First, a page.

By Kelly S. Swanson, PhD, The Kraft Heinz Company Endowed Professor in Human Nutrition, University of Illinois at Urbana-Champaign, USA
Pet dogs and cats are cherished companions. In developed countries, many households with pets treat them like family members. Similarly to humans, a high level of nutrition and veterinary care promotes health and longevity. As people become more aware of what they feed themselves and their human family, they make the same considerations for their canine and feline companions. Pet food trends have closely followed those of the human food industry over the last couple decades, with high-quality natural and organic foods gaining popularity.
One way pet food companies have enhanced their products is by incorporating functional ingredients into their formulas. Functional ingredients provide benefits beyond that of their nutrient content. One of the most popular target areas for functional ingredients is pet gastrointestinal health, with structure/function claims of “supporting digestive health”, or something similar, being quite common. Loose stools, constipation, and various gastrointestinal disorders and diseases such as inflammatory bowel diseases and irritable bowel syndrome are common in pets. The task of “poop scooping” after the dog in the park or cleaning out the cat’s litterbox provides owners with an opportunity for daily assessment of stool quality and serves as a reminder of how important diet is to gut health.
Benefits of prebiotics for pets
Many ingredients, including dietary fibers, prebiotics, probiotics, synbiotics, postbiotics, and other immunomodulators may provide gastrointestinal benefits to pets, but today we will focus on prebiotics. The most recent ISAPP expert consensus panel on prebiotics clarified that the prebiotic concept not only applies to humans, but also to companion and production animals (Gibson). Dogs and cats evolved as Carnivora, mainly consuming high-protein, high-fat diets that were low in fiber, and their short, simple gastrointestinal tracts have a limited capacity to ferment non-digestible substances. Nonetheless, they possess an active microbiota population, primarily in the colon, that may be manipulated by diet to impact health.
Most prebiotic research in pets has focused on the gastrointestinal tract. Prebiotic administration has been shown to reduce the incidence or severity of infections (Apanavicius; Gouveia), improve stool consistency (Kanakupt), and beneficially shift fecal microbiota and metabolite profiles (Propst). A few have reported the benefits that prebiotics may have on metabolic health, demonstrating improved glucose metabolism and insulin sensitivity in pets consuming prebiotics (Respondek; Verbrugghe). Since we’re looking at foods rather than at medicines that address disease, the majority of research has been conducted in healthy animals so evidence of health improvements in diseased pets is sparse.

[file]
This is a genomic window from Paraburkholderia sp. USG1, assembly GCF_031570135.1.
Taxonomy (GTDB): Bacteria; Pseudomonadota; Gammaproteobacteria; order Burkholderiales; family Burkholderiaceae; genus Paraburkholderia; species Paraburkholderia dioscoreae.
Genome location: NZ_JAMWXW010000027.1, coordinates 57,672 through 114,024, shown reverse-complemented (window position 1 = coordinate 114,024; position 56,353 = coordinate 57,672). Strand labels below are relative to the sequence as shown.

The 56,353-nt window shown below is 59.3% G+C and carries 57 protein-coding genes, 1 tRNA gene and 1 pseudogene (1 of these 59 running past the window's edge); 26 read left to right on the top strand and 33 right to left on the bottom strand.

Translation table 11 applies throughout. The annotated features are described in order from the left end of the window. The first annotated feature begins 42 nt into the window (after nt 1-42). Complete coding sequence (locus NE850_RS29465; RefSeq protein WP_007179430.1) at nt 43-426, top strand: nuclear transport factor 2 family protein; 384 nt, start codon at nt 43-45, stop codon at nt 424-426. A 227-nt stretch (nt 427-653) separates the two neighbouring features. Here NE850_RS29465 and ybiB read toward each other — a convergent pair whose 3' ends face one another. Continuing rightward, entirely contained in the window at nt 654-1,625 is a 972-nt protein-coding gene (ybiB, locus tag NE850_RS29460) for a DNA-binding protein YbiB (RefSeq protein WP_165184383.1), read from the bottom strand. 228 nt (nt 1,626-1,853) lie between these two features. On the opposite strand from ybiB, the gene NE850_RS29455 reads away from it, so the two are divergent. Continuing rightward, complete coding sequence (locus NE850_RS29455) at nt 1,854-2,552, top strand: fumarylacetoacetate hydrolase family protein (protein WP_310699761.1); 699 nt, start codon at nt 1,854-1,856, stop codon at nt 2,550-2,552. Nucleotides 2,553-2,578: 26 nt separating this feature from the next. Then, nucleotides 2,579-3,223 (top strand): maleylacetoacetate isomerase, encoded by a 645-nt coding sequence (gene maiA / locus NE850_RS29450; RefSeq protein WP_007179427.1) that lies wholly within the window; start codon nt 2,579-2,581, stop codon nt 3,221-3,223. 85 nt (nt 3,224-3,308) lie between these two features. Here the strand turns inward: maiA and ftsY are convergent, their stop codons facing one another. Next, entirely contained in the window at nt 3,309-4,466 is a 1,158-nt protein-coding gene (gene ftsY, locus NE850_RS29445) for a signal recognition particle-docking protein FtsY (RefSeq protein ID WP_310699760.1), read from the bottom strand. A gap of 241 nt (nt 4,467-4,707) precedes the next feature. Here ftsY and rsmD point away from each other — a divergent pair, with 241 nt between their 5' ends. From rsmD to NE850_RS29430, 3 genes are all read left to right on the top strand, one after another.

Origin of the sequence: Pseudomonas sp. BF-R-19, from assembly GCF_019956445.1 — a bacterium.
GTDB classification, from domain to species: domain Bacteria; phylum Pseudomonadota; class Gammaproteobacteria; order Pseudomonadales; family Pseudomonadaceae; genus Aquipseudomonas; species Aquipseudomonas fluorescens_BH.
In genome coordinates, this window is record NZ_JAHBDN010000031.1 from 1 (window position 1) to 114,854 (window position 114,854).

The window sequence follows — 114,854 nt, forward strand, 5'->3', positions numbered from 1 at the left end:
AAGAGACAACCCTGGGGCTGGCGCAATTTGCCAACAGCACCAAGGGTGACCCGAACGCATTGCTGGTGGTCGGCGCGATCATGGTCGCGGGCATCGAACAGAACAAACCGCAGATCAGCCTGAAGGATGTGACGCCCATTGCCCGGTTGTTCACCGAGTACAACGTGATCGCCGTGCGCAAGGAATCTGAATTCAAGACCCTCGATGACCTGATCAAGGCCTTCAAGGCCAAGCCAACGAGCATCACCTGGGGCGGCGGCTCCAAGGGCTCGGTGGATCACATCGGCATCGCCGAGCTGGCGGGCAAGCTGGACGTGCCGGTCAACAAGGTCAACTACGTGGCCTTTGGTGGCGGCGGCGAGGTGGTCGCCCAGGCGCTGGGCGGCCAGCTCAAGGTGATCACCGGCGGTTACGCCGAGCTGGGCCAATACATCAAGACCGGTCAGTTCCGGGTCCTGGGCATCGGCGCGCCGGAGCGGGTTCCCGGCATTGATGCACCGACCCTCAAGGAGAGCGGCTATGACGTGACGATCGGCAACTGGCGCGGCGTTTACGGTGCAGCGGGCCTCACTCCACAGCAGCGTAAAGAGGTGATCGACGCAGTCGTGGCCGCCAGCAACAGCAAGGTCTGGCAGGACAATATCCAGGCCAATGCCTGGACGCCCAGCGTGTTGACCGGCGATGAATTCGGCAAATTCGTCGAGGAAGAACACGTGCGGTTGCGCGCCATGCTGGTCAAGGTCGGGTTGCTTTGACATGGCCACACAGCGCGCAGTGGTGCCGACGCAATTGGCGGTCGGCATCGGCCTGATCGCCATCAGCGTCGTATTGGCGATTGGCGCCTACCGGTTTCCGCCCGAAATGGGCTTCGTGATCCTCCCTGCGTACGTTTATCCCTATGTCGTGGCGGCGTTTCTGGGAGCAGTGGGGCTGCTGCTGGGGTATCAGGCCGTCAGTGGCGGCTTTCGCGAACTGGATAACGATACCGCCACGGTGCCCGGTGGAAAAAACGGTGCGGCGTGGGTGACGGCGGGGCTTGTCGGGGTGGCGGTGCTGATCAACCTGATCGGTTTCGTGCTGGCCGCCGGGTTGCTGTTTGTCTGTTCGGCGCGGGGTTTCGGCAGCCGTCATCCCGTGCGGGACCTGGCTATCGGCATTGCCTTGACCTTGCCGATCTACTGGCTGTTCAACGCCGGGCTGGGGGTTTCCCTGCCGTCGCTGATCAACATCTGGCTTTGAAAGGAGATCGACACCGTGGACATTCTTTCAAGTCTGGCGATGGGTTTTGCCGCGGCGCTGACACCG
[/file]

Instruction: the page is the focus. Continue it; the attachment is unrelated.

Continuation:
Types of pet-friendly prebiotics
Although a few studies have tested galactooligosaccharides (GOS), mannanoligosaccharides, and other potential prebiotics, by far the most common prebiotics studied and present in pet foods are the non-digestible fructans. Natural sources, such as chicory, or isolates and extracts that have a high purity, including short-chain fructooligosaccharides (FOS), oligofructose, and inulin, are all present in pet foods.
Which pets benefit most?
Similar to dietary fiber, the need for prebiotic inclusion is dependent upon diet type and formulation. Animals consuming plant-based diets that are rich in natural fibers and non-digestible oligosaccharides likely do not require additional fermentable substrate in the formula. Dogs and cats fed high-protein, meat-based diets, however, typically have greater fecal odor, a higher colonic pH, and higher density of potential pathogens due to a high rate of protein fermentation. In those diets, prebiotic inclusion may help animals normalize their gut microbiota abundance and metabolism.
Prebiotics may be fed to all pets, but will likely provide the greatest benefits to geriatrics, animals who are or have received antibiotics, those under high stress conditions, or those with certain gastrointestinal disorders. The low caloric density of prebiotics and the metabolic benefits that come from their fermentation will be most beneficial to pets with obesity and diabetes. As for all functional ingredients, dosage is important. When comparing dogs and cats, dogs usually can tolerate a higher dosage than cats. In regard to dog size, small dogs can typically tolerate a higher dosage (per unit body weight) than large dogs, which are more susceptible to loose stools. In most commercial pet foods, prebiotic inclusion levels are <0.5% of the formula to limit side effects.
Further research on prebiotic substances
Using the powerful tools that are now available to study gut microbiota and host physiology, future research can hopefully determine what microbes are most important to the health of dogs and cats and identify mechanisms by which prebiotics provide health benefits to pets. Further testing, which may include plant-based ingredients, yeast-based products, and milk oligosaccharide mimics, will hopefully identify other prebiotic substances and continue to expand our knowledge in the field.
Kelly Swanson joined the ISAPP board of directors in June, 2020, providing valuable expertise in animal gut health and overall health. Swanson also chaired the 2019 ISAPP-led international consensus panel on the definition of synbiotics.